ACT member WACC calls for action to end news media sexism

WACC Photo Competition Credit: Leslie Knott (Afghanistan)
WACC Photo Competition Credit: Leslie Knott (Afghanistan)


ACT Alliance member the World Association for Christian Communication (WACC)’s long-term commitment to promote gender justice by focusing on the media was a catalyst for the consultation “Gender and Media – challenges and opportunities in the post 2015 era” conducted right before CSW61 – this year’s 61st session of the United Nations Commission on the Status of Women in New York. As a progressive and human rights-based organization, WACC’s consultation highlighed opportunities to advance women’s communication rights and gender justice in and through media.

WACC began engaging with gender and media in 1987, when women’s role in development slowly started to be recognized, and has led to their 2016 campaign to End News Media Sexism by 2020. This campaign marks and supports intensive efforts to underline gender equality in the media as a human rights issue.


WACC brought the message to the table during the Gender and Media consultation as 19 project partners from 17 countries participated in the important debate. One of them, Vincent Rajkumar from the Christian Institute of the Study of Religion and Society in India and Vice President for WACC Asia, shared an important angle to the discussion on gender and media:

“It is the responsibility of both men and women in the community as equal partners to engage themselves to strive to regain their freedom and space. The way to retrieve their position is through meaningful media engagements. If the media is dominated by the patriarchal system, constructing alternative media is the only option to educate and emancipate and to work to develop gender sensitivity aided by media”.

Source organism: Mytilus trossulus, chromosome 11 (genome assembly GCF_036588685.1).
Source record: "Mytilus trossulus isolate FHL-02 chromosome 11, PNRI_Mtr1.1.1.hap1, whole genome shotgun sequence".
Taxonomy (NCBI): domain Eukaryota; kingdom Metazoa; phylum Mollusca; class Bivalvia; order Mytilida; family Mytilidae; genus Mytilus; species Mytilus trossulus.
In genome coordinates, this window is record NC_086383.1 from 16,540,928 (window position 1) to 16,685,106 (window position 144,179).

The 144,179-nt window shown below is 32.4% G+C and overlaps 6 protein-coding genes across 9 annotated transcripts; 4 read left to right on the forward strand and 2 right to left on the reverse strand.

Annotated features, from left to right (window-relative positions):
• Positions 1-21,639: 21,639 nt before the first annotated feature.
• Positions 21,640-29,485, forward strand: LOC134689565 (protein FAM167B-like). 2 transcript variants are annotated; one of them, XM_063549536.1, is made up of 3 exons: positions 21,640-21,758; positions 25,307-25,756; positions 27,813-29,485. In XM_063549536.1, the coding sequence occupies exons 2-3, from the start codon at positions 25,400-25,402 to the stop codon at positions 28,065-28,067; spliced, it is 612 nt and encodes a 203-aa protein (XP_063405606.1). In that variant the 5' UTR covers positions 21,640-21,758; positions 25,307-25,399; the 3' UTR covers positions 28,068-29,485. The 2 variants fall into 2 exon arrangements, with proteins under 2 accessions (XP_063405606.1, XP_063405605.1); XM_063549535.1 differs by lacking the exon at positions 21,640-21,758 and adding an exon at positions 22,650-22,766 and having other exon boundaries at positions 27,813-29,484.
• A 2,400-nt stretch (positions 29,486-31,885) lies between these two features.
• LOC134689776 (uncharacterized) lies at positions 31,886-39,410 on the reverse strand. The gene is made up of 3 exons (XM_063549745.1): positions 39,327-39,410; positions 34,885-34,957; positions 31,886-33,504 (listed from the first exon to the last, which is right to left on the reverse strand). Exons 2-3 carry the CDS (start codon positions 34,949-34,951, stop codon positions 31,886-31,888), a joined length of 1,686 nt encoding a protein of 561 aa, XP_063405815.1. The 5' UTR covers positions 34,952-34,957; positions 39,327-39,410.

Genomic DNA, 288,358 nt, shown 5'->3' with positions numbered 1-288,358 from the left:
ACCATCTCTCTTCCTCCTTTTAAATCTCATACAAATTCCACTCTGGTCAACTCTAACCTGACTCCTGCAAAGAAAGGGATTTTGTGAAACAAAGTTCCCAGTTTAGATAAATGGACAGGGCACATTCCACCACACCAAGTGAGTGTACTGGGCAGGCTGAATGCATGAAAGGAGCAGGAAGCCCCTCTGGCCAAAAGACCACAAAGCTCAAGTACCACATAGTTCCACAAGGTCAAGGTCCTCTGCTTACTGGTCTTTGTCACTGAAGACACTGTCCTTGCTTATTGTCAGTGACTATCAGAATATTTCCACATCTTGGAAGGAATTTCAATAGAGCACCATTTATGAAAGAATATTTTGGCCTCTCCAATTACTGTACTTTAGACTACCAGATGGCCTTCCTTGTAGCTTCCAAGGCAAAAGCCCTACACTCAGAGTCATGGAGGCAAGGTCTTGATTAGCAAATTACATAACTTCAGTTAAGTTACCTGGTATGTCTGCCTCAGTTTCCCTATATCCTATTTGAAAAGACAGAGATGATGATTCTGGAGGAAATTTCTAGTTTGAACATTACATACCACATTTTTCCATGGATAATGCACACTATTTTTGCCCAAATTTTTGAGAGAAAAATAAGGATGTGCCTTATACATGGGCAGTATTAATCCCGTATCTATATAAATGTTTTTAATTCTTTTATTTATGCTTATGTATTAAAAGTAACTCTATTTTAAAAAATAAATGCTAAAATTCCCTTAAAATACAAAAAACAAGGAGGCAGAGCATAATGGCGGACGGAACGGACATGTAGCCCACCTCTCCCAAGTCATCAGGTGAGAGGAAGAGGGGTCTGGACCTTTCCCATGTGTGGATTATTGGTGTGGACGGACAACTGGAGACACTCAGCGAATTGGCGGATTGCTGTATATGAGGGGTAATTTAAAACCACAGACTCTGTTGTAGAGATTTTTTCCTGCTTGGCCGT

Vincent added that the media’s representation of gender in India ignores the societal and structural oppression women face every day. “Media are not focusing on those problems. This negative attitude towards women in real life is very much reflected in the way the media represent them as well. Media representations of Indian women reveal that they are less accepted and respected as persons and more looked upon as objects. Media are hardly challenging the gender attitudes promoted and perpetuated by society”.


Vincent’s reflections on the objectification of women in Indian media illustrate how critical the topic is. WACC’s Global Media Monitoring Project 2015 demonstrated that women make up only 24% of the persons heard, read about or seen in newspaper, television and radio news, exactly as they did in 2010. This is the disturbing reality, which WACC’s General Secretary Karin Achtelstetter points out to stress the urgent need to engage with the issue of ending news media sexism.

“UN Women already understands the vital importance of gender justice in politics, economics, society and culture. WACC’s gender and media work reinforces the approach of UN Women by linking communication rights to sustainable development and to gender equality”, she explains. “One important engagement is to remind news media of their responsibility to uphold ethics on coverage, balance and non-discrimination in terms of gender representations”.

In that way WACC, puts communication rights and gender justice on the agenda to bring the voices of women and girls to the ears of decision-makers who have the ability to change their lives for the better.


WACC is one of the ACT members who have been participating in CSW61, taking place in New York City March 13-24, 2017.  ACT members engaged on a variety of issues, including gender and media, the role of faith in gender justice, parallel legal structures, access to health care and more.